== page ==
In an April 2014 paper published in Contact Dermatitis, authors de Groot and Roberts reviewed the UV absorber/SPF booster octocrylene for its potential to cause photo contact allergy. According to the article abstract, this ingredient was introduced 15 years ago and is now widely used in sunscreens and cosmetics. However, in the past 10+ years, studies from France, Belgium, Spain and Italy have reported increasing numbers of patients experiencing photocontact allergy to octocrylene; mainly adult patients who have previously used topical products containing the anti-inflammatory drug ketoprofen.
This stirred some reaction from cosmetic R&D members, who discussed this subject on a LinkedIn Group for the Society of Cosmetics Scientists in the UK. Comments included what other materials ketoprofen-sensitive consumers may react to; whether a patch test should be required for sunscreen products; and the suggestion that a warning be listed on products containing octocrylene.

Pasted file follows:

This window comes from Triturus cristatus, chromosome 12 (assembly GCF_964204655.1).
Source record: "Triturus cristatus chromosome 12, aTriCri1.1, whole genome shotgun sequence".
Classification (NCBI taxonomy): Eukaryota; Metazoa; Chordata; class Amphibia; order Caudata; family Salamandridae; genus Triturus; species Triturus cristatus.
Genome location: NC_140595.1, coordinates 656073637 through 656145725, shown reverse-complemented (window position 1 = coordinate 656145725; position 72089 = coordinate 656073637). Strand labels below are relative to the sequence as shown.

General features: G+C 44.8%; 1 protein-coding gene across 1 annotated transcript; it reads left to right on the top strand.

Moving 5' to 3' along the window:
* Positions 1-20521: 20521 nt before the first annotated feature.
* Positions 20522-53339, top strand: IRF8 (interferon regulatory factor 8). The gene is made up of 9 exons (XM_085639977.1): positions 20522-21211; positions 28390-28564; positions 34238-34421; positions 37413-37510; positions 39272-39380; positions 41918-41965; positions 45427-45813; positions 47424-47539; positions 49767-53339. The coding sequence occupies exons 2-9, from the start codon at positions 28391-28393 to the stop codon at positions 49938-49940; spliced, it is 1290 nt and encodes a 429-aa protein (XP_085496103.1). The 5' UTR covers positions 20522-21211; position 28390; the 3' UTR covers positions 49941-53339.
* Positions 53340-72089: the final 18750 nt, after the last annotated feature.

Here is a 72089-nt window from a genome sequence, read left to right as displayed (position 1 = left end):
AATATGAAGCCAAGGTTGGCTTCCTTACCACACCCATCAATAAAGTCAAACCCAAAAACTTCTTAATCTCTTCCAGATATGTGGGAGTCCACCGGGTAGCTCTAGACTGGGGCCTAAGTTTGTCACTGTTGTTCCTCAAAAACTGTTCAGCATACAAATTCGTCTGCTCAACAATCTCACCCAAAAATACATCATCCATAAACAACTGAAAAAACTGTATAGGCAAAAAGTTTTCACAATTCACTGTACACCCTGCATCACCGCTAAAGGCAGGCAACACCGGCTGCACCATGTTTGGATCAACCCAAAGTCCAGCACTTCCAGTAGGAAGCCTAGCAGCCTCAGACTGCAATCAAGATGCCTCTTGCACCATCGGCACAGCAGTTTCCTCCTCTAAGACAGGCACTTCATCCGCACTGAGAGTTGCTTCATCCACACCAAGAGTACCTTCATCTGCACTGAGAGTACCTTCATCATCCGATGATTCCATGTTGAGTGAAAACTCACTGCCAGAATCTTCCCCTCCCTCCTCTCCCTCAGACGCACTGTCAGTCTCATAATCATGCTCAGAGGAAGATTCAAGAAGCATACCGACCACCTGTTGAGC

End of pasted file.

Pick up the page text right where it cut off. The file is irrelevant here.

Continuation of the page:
Earlier research published in 2010, by M. Avenel-Audran et al. in the Archives of Dermatology, also had found octocrylene to be a strong allergen with the potential to cause contact dermatitis in children and photoallergic contact dermatitis in adults having a history of photoallergy to ketoprofen. This paper also observed that adult patients frequently presented with positive photopatch test reactions to octocrylene. The authors of this study noted, "These patients need to be informed of sunscreen products containing octocrylene, benzophenone-3 or fragrances."
However, in a related consumer blog by industry scientists, a post from 2011 reminded consumers that, as with all sunscreens, octocrylene has been thoroughly tested and approved. In the United States, octocrylene is considered safe for use up to 10% by the U.S. Food and Drug Administration (FDA). The European Union allows its use up to 10%, while Health Canada allows a maximum 12%.
While a minority of consumers treated using ketoprofen have patch-tested positive for octocrylene allergy, the real concern stems from the increasing frequency of reported reactions—although from this author's view, it is unclear whether this increase is due to issues with octocrylene, its increased use, or perhaps an increased use of ketoprofen. As with any ingredient concern, however, it's only time before the ingredient is vilified, leading to the demand for an alternative. Now sure seems like a good time for the FDA to speed its approval of new UV filters.